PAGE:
21.6Street Intersection Potential Grade After Bike Lanes A.M. Potential Time at Intersection After Bike Lanes A.M. Potential Grade After Bike Lanes P.M. Potential Time at Intersection After Bike Lanes P.M. Colorado SR-2 NB Ramps B 17.3 B 16.7 Colorado Broadway B 12.8 B 17 Colorado Sierra Villa F 94.7 F 471.5 Colorado Eagle Rock F 111.4 F 453 Colorado SR-134 Ramps B 19.4 B 19 Colorado North Figueroa E 56.2 D 40.1
According to report, which was released earlier in January, the installation of bike lanes on North Figueroa Street would result in "potentially significant" traffic impacts at the intersection of Colorado Boulevard, York Boulevard and Avenue 26.
The LADOT data shows that all but one North Figueroa intersection--San Fernando Road--would experience at least some increase in traffic stop times as a result of the bike lane installation. Many of those intersections, including Colorado, York, Pasadena and Avenue 26, would see their level of service grades drop as a result of the bike lane installation.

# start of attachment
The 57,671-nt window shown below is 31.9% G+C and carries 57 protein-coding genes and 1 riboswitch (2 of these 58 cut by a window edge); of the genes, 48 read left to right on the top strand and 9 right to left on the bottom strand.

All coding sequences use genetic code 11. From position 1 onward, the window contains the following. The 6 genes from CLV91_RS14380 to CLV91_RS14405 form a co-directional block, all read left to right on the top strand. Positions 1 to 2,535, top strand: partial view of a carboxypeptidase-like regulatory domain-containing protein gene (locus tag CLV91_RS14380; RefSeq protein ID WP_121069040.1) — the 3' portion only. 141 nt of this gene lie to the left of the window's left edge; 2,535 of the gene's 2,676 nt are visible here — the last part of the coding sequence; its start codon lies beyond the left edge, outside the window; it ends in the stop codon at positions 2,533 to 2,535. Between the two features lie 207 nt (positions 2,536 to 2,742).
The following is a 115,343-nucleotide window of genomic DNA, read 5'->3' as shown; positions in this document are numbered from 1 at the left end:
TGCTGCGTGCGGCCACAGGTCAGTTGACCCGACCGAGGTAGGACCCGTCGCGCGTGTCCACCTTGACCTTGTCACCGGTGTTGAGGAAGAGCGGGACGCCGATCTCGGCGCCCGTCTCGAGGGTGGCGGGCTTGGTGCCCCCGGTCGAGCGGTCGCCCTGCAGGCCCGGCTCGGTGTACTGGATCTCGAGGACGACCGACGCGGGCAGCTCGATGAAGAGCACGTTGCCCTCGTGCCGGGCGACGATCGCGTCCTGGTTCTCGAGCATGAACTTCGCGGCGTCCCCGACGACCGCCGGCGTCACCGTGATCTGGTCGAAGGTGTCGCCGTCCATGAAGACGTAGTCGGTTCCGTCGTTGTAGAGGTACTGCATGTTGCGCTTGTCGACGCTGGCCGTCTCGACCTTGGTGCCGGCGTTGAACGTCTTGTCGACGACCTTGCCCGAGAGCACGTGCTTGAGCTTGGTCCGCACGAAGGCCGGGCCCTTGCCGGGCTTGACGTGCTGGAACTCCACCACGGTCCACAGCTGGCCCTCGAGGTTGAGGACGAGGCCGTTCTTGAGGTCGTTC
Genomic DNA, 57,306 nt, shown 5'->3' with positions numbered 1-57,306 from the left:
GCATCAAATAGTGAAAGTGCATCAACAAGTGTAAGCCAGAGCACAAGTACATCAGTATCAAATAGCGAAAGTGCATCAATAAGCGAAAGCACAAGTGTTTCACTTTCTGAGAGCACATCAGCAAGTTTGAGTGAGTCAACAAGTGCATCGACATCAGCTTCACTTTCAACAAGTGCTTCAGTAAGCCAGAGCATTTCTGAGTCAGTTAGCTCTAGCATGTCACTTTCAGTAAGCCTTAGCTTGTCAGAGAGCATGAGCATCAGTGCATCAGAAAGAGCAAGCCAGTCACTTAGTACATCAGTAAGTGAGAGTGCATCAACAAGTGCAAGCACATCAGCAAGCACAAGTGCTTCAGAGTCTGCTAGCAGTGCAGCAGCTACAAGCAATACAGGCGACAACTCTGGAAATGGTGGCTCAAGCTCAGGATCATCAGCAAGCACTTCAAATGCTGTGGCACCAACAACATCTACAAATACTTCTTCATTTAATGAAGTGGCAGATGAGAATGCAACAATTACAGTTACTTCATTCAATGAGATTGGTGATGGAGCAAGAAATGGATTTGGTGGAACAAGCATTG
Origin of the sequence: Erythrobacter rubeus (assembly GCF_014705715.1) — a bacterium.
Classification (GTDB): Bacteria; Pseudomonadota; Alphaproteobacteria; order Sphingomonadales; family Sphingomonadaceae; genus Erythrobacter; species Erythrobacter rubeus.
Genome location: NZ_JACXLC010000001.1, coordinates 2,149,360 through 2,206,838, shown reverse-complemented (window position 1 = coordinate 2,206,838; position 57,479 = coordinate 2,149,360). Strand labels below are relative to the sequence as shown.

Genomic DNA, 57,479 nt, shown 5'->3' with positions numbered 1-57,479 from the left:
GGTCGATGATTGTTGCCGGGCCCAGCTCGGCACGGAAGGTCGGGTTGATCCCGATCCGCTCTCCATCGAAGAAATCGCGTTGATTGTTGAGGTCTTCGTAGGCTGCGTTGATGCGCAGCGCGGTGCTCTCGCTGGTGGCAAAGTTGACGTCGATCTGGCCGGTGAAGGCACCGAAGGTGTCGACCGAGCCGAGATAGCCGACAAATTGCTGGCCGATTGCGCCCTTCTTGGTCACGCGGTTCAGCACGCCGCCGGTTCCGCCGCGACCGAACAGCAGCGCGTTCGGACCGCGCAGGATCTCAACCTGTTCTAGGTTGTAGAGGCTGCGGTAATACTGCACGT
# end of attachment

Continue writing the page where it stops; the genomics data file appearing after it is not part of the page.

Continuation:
Colorado Boulevard would also experience delays. For example, the intersection at Eagle Rock Boulevard would be downgraded from a D to an F grade. However, the report also predicts some improvement along Colorado, with bike lanes leading to minor decreases in stop times at Broadway and the SR-134 Ramp.
Data in Dispute
Mark Vallianatos, a professor of law and director of the Urban & Environmental Policy Institute at Occidental College, said that the data provided by LADOT appeared to be flawed in at least two instances in the EIR’s “Transportation, Traffic, and Safety” section.
“They’ve clearly made some mistakes on two intersections on Colorado,” said Vallianatos, pointing out that that the average delay during peak rush hour in the evenings on Colorado and Sierra Villa Drive (near Eagle Rock Plaza) is 246.6 seconds (4.11 minutes), and the delay on the Colorado-Eagle Rock Boulevard intersection is even higher: 264.4 seconds (4.40 minutes). The figures Vallianatos refers to are in bold above.